The spell Find Steed allows a Paladin to "summon a spirit that assumes the form of an unusually intelligent, strong, and loyal steed, creating a long-lasting bond with it." The spell text describes what happens when a creature itself is reduced to 0 hit points (it disappears) but not what happens to it if the Paladin dies. The spell does not require concentration so it will not end because of that. Since the spirit is bound to the Paladin, it could make sense for the bound to break after the Paladin's death.

Is there any other advice that the rules provide or would this fall under the DM's discretion?


3 Answers 3


The spell's duration is Instantaneous, so the Steed exists despite the Paladin dying.

The description of Instantaneous spells (PHB, p. 203) states:

The spell harms, heals, creates, or alters a creature or an object in a way that can't be dispelled, because its magic exists only for an instant.

For Find Steed, you instantly create a spirit that assumes the form of a steed that now exists independently of you. If you die, the steed can be presumed to still be loyal to you, as the "bond" is only worded as "long-lasting" and not "life-long".

What happens after the paladin's death is up to the DM, but it might guard your corpse until itself dies, or carry your corpse to a safe location if able, among other things.

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    \$\begingroup\$ This also happens to familiars. They just remain there. \$\endgroup\$ Commented Jul 4, 2017 at 6:50
  • \$\begingroup\$ Disagree. The spell specifically says Summon, not create. \$\endgroup\$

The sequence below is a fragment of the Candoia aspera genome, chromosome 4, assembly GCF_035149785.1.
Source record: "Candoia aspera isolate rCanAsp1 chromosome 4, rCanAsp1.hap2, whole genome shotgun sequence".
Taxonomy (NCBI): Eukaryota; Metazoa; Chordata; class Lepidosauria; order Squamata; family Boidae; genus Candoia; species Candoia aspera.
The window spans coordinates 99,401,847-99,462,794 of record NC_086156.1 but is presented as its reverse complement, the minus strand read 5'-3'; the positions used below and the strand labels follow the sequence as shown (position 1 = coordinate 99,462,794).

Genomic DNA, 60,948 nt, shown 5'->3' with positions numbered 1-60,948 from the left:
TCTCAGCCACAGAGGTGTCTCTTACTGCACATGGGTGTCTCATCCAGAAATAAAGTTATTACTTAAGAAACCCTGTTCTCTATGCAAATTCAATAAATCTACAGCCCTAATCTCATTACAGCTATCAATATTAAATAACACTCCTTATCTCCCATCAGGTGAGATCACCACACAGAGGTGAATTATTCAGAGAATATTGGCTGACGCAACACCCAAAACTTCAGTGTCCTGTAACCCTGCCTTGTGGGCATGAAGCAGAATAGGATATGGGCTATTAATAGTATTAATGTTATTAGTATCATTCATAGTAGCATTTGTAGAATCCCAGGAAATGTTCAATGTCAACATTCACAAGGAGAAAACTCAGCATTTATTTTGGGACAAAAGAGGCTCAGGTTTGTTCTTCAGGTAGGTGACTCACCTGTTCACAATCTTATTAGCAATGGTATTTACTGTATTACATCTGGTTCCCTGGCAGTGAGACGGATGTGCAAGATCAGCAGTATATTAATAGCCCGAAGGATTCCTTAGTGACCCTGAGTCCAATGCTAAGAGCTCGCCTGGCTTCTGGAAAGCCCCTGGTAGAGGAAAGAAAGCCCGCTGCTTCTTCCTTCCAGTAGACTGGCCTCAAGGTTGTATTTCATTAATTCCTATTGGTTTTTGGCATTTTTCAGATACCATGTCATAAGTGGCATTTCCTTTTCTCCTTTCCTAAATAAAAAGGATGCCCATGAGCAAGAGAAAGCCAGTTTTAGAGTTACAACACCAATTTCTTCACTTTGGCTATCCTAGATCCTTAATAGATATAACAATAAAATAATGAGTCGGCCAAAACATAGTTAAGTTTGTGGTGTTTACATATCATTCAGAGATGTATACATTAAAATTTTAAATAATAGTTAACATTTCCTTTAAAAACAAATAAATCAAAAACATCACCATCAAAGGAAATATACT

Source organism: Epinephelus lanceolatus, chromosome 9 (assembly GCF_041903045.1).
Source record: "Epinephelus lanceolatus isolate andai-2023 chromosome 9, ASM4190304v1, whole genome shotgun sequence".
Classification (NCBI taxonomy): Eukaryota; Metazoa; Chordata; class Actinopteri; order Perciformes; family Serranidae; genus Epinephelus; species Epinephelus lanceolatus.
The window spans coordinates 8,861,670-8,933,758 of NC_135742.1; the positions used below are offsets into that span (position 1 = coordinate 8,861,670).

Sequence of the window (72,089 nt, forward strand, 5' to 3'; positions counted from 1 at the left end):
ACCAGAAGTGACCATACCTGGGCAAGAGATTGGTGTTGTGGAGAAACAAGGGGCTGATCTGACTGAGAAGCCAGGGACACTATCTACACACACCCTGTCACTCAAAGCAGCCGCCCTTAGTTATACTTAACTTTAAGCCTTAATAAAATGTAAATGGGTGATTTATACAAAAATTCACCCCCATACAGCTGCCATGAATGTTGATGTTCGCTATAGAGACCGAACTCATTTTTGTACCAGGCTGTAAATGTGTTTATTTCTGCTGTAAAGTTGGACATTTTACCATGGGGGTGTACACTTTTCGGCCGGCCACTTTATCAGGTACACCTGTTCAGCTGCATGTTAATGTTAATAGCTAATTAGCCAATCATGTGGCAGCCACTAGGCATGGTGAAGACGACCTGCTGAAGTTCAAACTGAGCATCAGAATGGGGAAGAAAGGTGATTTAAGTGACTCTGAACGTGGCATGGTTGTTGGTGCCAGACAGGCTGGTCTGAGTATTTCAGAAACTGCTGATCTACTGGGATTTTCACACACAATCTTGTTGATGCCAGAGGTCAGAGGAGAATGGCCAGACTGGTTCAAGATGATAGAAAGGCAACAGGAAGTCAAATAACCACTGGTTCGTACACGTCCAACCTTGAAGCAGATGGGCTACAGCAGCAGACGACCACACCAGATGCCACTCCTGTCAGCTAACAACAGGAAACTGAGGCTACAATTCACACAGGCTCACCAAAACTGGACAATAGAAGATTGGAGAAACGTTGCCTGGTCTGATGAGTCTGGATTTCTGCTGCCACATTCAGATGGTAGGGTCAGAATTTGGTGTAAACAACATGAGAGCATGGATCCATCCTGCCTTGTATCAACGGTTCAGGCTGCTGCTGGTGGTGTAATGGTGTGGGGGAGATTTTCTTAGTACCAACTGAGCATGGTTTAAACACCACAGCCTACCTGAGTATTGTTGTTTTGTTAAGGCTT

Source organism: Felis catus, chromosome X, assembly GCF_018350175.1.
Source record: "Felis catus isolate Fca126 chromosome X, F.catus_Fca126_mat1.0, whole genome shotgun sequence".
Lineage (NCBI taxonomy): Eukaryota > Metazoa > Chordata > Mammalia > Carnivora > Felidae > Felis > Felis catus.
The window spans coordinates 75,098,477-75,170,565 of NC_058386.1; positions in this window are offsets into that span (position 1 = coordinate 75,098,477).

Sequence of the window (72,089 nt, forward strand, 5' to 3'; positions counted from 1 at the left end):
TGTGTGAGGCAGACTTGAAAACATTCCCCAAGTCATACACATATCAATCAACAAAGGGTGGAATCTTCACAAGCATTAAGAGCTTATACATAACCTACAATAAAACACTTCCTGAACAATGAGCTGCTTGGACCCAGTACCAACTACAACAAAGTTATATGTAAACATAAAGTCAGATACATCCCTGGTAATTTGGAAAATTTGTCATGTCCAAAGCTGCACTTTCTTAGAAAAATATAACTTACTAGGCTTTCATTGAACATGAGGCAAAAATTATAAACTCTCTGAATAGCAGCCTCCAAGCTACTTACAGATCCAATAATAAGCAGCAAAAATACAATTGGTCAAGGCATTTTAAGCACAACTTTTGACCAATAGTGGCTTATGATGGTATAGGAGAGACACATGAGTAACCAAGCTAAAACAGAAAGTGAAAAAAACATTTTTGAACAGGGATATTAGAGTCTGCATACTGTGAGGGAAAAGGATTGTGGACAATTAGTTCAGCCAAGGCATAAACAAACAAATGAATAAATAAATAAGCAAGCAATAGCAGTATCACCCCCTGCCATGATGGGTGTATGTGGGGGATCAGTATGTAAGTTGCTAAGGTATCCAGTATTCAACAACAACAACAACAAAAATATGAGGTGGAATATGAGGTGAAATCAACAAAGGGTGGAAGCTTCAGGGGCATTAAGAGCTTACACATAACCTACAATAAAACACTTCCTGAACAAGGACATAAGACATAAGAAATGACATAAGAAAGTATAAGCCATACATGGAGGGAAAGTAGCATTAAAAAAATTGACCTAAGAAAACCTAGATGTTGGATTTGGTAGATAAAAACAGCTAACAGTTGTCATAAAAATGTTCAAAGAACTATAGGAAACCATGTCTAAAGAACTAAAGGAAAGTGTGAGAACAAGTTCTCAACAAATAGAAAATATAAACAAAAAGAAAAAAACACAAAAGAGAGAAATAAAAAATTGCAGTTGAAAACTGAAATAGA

– cde
    Commented Jul 4, 2017 at 20:28
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    \$\begingroup\$ You're right that it does say "Summon"; however, since the spirit is taking the form of an animal, could this spell be considered altering the spirit instead and the same would still apply? \$\endgroup\$ Commented Jul 5, 2017 at 8:30

The horse lives on...

It is entirely possible your horse would drag your body all the way to the nearest cleric or temple to get healed (or at least buried instead of reanimated as a zombie). D&D Paladin horses are often based on highly intelligent fictional horses from western shows like the Lone Ranger. In the show "Have gun Will Travel" the main protagonist was literally named Paladin.

A Paladin's mount should never be viewed as merely another horse. They are supposed to be a supporting character. In the old days, you used to have to go on a quest to get one. There's meaning to all that flavor text, and it comes into play when you die or get incapacitated and they are still trotting around with the ability to do something about it.

The wording indicates the horse only vanishes if the horse dies, and then you can cast the spell again to summon a replacement.


The spell specifically says Summon, not create. Find Steed is part of the Conjuration school of spells. The spirit existed prior to the spell, and will continue to exist after the spell, short of being extinguished/dying from being reduced to 0 points, or being released by you, in which case it just loses it's corporeal form.

Since it can disappear from hit point loss or by being dismissed, and then you can summon the same spirit again by casting Find Steed again, there is no reason for it to disappear when the Paladin dies. The loyalty bond stays intact unless your character explicitly releases it from the bond.

Like any other familiar, it will stick around and help your dead corpse to the best of it's ability.


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